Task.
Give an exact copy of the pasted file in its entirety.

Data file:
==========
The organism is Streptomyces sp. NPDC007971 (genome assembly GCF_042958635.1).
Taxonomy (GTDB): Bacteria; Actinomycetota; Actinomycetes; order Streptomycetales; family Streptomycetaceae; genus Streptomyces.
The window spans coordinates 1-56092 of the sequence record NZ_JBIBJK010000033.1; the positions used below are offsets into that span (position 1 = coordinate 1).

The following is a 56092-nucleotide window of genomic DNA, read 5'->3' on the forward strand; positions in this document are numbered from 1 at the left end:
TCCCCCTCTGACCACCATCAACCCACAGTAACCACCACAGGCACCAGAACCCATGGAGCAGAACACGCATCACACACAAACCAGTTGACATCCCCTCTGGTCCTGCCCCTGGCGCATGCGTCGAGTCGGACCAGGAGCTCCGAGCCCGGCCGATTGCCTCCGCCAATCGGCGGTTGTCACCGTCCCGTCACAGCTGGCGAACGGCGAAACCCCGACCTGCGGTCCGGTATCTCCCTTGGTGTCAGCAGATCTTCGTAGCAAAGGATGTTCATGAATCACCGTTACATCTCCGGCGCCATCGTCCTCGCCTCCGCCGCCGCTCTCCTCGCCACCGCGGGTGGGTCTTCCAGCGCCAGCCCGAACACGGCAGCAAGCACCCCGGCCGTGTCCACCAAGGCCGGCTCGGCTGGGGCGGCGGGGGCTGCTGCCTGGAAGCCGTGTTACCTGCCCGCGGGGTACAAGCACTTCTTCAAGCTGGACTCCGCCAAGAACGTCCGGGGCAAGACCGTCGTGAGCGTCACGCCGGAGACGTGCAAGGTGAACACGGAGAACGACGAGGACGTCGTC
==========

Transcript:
The organism is Streptomyces sp. NPDC007971 (genome assembly GCF_042958635.1).
Taxonomy (GTDB): Bacteria; Actinomycetota; Actinomycetes; order Streptomycetales; family Streptomycetaceae; genus Streptomyces.
The window spans coordinates 1-56092 of the sequence record NZ_JBIBJK010000033.1; the positions used below are offsets into that span (position 1 = coordinate 1).

The following is a 56092-nucleotide window of genomic DNA, read 5'->3' on the forward strand; positions in this document are numbered from 1 at the left end:
TCCCCCTCTGACCACCATCAACCCACAGTAACCACCACAGGCACCAGAACCCATGGAGCAGAACACGCATCACACACAAACCAGTTGACATCCCCTCTGGTCCTGCCCCTGGCGCATGCGTCGAGTCGGACCAGGAGCTCCGAGCCCGGCCGATTGCCTCCGCCAATCGGCGGTTGTCACCGTCCCGTCACAGCTGGCGAACGGCGAAACCCCGACCTGCGGTCCGGTATCTCCCTTGGTGTCAGCAGATCTTCGTAGCAAAGGATGTTCATGAATCACCGTTACATCTCCGGCGCCATCGTCCTCGCCTCCGCCGCCGCTCTCCTCGCCACCGCGGGTGGGTCTTCCAGCGCCAGCCCGAACACGGCAGCAAGCACCCCGGCCGTGTCCACCAAGGCCGGCTCGGCTGGGGCGGCGGGGGCTGCTGCCTGGAAGCCGTGTTACCTGCCCGCGGGGTACAAGCACTTCTTCAAGCTGGACTCCGCCAAGAACGTCCGGGGCAAGACCGTCGTGAGCGTCACGCCGGAGACGTGCAAGGTGAACACGGAGAACGACGAGGACGTCGTC